Out-manned and out-gunned

Jeff Bohren draws our attention to this article on Cyber Offence research being done by the US Air Force Cyber Command (AFCYBER).  The article says:

…Williamson makes a pretty decent case for the military botnet; his points are especially strong when he describes the inevitable failure of a purely defensive posture. Williamson argues that, like every fortress down through history that has eventually fallen to a determined invader, America’s cyber defenses can never be strong enough to ward off all attacks.

And here, Williamson is on solid infosec ground-it’s a truism in security circles that any electronic “fortress” that you build, whether it’s intended to protect media files from unauthorized viewers or financial data from thieves, can eventually be breached with enough collective effort.

Given that cyber defenses are doomed to failure, Williamson argues that we need a credible cyber offensive capability to act as a deterrent against foreign attackers. I have a hard time disagreeing with this, but I’m still very uncomfortable with it, partly because it involves using civilian infrastructure for military ends…

Jeff then comments:

The idea (as I understand it) is to use military owned computers to launch a botnet attack as a retaliation against an attack by an enemy.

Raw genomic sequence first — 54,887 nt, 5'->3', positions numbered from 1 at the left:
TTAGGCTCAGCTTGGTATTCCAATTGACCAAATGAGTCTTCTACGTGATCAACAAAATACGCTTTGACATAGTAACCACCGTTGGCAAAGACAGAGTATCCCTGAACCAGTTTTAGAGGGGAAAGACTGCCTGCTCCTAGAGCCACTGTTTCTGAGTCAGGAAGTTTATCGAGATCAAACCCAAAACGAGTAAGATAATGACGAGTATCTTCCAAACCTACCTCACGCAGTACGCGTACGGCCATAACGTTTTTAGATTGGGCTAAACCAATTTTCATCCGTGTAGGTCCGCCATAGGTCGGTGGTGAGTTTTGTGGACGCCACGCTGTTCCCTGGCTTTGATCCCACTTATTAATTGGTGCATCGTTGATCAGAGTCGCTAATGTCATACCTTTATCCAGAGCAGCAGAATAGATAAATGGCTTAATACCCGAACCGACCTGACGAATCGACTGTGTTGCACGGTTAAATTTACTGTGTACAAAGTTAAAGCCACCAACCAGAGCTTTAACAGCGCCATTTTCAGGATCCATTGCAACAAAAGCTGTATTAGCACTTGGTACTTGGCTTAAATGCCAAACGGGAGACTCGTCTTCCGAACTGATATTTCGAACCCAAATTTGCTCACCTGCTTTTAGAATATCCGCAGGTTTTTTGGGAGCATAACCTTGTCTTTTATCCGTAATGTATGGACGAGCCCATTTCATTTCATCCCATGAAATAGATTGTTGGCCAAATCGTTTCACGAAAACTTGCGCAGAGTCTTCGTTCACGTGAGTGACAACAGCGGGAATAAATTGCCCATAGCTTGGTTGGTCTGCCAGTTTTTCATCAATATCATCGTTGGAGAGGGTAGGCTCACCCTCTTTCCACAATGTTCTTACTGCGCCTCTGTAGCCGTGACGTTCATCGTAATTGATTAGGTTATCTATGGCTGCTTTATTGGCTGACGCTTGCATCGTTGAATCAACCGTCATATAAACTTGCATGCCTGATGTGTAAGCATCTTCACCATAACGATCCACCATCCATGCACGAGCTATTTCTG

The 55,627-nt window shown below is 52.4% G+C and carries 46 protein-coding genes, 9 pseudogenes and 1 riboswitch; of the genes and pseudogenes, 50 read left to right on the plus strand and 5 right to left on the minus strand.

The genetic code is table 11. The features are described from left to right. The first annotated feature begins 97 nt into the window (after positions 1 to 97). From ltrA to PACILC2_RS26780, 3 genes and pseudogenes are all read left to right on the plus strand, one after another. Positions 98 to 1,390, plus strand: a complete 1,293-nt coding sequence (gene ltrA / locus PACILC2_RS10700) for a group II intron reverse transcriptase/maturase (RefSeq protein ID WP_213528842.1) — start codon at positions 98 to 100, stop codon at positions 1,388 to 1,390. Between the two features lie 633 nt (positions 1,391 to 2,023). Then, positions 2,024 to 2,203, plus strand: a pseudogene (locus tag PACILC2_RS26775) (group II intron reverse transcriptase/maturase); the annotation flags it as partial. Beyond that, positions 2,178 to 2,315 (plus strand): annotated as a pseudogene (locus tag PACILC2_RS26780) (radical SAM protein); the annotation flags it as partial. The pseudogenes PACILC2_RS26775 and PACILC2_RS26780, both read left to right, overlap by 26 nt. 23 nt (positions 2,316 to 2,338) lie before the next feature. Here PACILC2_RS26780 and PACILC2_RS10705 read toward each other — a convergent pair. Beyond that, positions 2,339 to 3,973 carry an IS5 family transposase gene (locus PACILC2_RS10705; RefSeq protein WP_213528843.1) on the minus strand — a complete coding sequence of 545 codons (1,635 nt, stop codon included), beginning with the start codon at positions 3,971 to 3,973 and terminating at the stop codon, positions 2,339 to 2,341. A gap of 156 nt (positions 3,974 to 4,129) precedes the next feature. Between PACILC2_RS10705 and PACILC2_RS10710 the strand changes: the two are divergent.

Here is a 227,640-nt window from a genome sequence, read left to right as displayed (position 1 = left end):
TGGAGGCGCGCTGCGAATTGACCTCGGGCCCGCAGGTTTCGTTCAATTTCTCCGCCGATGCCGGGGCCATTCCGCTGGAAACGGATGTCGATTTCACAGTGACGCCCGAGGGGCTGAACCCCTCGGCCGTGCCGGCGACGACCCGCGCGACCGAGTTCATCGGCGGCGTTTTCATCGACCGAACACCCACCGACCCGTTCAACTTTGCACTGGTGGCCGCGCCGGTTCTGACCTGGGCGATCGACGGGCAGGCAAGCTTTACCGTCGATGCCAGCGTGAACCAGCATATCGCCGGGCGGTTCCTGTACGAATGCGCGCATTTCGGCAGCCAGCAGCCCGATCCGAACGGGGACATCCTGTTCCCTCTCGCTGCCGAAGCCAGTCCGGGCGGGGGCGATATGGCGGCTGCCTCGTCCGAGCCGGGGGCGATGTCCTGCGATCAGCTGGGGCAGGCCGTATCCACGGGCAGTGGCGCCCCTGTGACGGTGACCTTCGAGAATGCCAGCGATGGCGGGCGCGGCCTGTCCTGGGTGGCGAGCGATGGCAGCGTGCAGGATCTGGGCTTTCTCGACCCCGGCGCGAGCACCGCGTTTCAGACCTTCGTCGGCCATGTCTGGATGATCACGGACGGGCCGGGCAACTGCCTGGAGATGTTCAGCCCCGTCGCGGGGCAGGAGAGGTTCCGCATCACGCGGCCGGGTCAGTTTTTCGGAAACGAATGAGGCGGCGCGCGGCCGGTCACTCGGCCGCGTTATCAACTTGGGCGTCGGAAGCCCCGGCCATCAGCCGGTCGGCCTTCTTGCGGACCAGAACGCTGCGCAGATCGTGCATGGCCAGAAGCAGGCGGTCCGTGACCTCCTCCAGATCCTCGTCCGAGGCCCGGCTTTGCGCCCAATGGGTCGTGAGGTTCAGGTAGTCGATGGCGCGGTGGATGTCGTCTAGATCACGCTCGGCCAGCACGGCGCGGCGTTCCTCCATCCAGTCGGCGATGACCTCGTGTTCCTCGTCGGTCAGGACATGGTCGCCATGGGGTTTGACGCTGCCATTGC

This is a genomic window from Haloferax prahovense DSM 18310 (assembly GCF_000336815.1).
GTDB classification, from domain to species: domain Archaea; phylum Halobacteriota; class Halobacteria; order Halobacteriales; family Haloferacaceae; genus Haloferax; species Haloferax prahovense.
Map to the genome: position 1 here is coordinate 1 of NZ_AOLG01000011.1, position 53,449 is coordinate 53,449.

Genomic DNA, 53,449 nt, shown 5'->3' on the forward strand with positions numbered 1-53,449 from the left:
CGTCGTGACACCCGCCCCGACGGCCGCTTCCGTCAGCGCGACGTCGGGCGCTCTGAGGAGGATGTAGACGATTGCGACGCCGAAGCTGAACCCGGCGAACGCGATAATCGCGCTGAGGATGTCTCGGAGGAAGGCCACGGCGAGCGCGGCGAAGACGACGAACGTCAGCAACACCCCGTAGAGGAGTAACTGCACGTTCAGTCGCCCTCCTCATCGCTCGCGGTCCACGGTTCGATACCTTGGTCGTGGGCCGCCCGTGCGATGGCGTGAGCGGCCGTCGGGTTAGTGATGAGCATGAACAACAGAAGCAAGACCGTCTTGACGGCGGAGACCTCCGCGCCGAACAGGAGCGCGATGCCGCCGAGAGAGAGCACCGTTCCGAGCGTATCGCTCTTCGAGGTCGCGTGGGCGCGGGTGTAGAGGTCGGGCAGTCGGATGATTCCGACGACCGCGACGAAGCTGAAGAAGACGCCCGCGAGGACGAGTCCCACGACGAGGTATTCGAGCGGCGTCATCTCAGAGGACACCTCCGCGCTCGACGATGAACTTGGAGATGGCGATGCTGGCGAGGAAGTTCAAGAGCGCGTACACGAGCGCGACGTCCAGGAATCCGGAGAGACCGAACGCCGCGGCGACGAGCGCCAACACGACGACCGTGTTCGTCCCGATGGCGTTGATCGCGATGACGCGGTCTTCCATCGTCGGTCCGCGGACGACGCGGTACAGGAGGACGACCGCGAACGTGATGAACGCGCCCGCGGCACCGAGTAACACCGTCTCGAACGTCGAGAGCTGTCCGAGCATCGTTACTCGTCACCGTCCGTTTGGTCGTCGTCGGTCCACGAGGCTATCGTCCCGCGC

In this field of battle I fear the AFCYBER is both out-manned and out-gunned. The AF are the go-to guys if you absolutely, positively need something blown up tomorrow. But a DDoS attack? Without compromising civilian hardware, the AF likely couldn’t muster enough machines. Additionally the network locations of the machines they could muster could be easily predicted before the start of any cyber war.

There is an interesting alternative if anyone from AFCYBER is reading this. How about a volunteer botnet force? Civilians could volunteer to download an application that would allow their computer to be used in an AFCYBER controlled botnet in time of a cyber war. Obviously securing this so that it couldn’t be hijacked is a formidable technical challenge, but it’s not insurmountable.

If the reason for having a botnet is because we should assume every system can be compromised, don't we HAVE TO assume the botnet can be compromised too?   Once we say “the problem is not surmountable” we have turned our back on the presuppositions that led to the botnet in the first place.  

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Kim Cameron

Work on identity.